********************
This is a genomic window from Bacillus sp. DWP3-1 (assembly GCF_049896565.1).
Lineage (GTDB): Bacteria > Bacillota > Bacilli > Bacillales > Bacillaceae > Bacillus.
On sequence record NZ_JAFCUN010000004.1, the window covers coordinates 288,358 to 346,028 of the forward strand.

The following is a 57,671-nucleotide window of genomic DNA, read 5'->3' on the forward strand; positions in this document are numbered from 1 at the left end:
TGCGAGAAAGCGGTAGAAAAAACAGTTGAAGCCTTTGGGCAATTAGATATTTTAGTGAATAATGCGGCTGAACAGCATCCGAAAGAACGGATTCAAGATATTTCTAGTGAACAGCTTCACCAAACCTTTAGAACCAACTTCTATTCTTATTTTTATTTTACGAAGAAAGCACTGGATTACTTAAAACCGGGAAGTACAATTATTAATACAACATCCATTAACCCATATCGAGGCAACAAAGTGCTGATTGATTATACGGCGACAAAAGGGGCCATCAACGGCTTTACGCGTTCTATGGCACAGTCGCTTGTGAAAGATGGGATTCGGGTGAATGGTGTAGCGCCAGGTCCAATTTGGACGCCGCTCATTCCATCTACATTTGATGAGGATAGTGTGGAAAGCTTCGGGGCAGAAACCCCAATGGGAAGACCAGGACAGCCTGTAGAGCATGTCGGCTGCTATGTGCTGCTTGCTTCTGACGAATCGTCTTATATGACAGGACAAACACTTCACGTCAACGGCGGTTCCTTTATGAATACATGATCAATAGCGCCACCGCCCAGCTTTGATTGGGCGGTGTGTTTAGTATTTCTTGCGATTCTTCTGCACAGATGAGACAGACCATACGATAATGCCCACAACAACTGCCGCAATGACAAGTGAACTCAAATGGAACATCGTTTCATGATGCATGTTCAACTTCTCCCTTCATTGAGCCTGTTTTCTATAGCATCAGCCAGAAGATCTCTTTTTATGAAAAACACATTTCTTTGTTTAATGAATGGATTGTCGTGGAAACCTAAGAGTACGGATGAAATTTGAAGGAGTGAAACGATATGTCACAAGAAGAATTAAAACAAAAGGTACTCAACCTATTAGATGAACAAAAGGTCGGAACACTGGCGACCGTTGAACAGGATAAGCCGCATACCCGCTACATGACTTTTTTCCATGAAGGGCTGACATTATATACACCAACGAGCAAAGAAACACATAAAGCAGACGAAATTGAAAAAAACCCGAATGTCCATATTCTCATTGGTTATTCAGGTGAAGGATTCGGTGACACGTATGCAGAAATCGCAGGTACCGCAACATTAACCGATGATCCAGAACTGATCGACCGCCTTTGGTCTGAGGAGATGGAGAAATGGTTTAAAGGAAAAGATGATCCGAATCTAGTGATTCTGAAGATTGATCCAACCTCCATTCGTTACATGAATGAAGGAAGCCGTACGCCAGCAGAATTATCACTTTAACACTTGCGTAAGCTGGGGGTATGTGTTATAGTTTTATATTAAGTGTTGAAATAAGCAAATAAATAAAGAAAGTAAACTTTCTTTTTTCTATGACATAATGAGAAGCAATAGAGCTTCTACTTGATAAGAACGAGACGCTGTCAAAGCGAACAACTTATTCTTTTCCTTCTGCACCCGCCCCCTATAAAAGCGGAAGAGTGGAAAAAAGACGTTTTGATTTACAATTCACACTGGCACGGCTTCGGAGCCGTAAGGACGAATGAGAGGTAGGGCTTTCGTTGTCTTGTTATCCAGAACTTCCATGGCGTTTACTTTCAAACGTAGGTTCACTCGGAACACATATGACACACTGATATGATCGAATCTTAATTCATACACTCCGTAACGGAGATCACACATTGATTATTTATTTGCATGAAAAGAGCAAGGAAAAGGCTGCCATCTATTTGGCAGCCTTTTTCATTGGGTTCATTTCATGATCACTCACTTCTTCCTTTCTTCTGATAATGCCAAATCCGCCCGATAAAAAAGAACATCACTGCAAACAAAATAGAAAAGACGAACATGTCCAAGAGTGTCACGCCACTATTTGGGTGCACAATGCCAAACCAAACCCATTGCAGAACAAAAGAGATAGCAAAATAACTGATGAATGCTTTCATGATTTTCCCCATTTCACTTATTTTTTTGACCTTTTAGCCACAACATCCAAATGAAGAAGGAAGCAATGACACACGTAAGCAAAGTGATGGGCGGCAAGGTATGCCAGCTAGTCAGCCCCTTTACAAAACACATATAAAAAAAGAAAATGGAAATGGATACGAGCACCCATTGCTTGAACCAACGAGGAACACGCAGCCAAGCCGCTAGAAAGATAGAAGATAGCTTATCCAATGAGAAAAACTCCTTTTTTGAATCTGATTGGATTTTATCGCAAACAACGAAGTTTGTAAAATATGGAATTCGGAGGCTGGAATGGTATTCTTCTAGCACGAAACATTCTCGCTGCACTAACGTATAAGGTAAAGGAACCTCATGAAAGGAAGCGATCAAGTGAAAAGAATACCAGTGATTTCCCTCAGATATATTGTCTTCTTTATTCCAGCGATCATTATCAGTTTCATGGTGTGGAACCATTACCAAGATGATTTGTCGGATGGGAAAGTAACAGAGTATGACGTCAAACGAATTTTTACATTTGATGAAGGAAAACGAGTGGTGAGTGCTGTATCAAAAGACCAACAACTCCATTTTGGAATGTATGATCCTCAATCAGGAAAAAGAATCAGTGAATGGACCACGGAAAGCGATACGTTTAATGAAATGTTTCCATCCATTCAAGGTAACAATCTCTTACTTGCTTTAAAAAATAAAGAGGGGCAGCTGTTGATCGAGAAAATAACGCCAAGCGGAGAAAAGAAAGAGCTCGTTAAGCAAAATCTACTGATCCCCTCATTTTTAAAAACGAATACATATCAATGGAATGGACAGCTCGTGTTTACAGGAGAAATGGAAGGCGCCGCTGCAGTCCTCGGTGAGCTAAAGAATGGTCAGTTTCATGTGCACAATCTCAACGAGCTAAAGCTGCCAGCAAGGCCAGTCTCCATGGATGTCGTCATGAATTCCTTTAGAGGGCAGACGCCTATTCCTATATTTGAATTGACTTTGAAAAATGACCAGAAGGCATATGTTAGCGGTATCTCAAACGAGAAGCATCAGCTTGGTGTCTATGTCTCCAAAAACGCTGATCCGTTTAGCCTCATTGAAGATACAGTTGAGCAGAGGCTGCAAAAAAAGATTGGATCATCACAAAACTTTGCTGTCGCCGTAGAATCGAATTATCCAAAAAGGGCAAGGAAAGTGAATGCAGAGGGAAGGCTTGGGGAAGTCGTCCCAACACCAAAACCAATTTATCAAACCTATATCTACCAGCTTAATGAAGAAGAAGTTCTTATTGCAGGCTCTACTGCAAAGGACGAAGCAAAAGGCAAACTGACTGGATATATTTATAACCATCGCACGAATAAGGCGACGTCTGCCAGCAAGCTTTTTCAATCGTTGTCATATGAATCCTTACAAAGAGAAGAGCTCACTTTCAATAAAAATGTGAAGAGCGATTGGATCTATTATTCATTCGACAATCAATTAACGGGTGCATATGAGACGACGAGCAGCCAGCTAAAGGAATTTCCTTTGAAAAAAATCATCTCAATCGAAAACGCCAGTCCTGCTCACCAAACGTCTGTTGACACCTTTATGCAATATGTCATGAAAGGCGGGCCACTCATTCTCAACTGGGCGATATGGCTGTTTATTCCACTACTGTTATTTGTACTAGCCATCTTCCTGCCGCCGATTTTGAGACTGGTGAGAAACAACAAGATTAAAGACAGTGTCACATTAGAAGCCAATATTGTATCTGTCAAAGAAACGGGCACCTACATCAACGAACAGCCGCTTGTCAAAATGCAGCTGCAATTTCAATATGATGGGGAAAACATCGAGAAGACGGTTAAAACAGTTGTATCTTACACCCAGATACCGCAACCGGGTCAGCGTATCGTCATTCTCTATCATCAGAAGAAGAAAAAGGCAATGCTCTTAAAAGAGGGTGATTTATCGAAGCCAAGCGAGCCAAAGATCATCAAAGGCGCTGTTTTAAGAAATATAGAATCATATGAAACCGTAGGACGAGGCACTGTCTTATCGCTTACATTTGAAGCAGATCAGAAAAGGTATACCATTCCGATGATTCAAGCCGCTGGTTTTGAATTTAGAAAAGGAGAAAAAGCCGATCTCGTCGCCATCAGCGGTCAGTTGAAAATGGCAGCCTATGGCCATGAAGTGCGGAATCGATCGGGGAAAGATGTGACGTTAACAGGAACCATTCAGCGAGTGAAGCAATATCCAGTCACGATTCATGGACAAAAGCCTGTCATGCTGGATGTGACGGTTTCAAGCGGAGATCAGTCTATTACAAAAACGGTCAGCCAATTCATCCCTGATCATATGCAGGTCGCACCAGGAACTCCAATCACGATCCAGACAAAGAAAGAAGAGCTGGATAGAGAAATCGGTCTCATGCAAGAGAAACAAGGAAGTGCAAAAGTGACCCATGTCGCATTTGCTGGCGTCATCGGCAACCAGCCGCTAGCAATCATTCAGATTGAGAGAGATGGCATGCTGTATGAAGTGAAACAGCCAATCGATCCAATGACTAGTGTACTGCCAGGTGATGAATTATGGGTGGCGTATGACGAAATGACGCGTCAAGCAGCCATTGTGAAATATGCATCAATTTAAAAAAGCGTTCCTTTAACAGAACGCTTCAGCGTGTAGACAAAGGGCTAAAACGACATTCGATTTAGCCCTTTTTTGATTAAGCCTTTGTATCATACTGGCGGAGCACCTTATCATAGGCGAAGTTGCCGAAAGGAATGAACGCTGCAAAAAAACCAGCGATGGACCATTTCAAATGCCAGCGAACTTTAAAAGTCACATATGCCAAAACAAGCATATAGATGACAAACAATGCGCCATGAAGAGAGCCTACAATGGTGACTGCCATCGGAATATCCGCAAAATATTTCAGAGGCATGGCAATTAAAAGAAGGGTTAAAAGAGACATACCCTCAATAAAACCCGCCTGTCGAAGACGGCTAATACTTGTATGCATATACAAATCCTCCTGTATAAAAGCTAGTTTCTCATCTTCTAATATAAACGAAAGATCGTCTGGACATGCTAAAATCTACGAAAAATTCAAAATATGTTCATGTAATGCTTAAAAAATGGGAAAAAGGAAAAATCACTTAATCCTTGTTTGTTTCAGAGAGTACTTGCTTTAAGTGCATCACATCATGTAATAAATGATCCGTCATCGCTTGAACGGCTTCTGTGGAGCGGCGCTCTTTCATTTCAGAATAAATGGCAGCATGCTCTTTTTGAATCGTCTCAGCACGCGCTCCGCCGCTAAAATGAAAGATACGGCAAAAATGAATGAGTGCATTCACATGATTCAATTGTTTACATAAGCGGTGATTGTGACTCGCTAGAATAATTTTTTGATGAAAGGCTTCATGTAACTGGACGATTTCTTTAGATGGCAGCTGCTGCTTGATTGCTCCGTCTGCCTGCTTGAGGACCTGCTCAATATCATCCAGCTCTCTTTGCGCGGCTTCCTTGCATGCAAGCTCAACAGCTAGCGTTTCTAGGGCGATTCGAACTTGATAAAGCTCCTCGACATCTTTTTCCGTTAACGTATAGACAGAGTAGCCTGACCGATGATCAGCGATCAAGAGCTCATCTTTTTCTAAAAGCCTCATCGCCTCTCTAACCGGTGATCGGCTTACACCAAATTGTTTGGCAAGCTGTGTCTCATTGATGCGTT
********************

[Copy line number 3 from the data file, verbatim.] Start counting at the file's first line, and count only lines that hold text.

On sequence record NZ_JAFCUN010000004.1, the window covers coordinates 288,358 to 346,028 of the forward strand.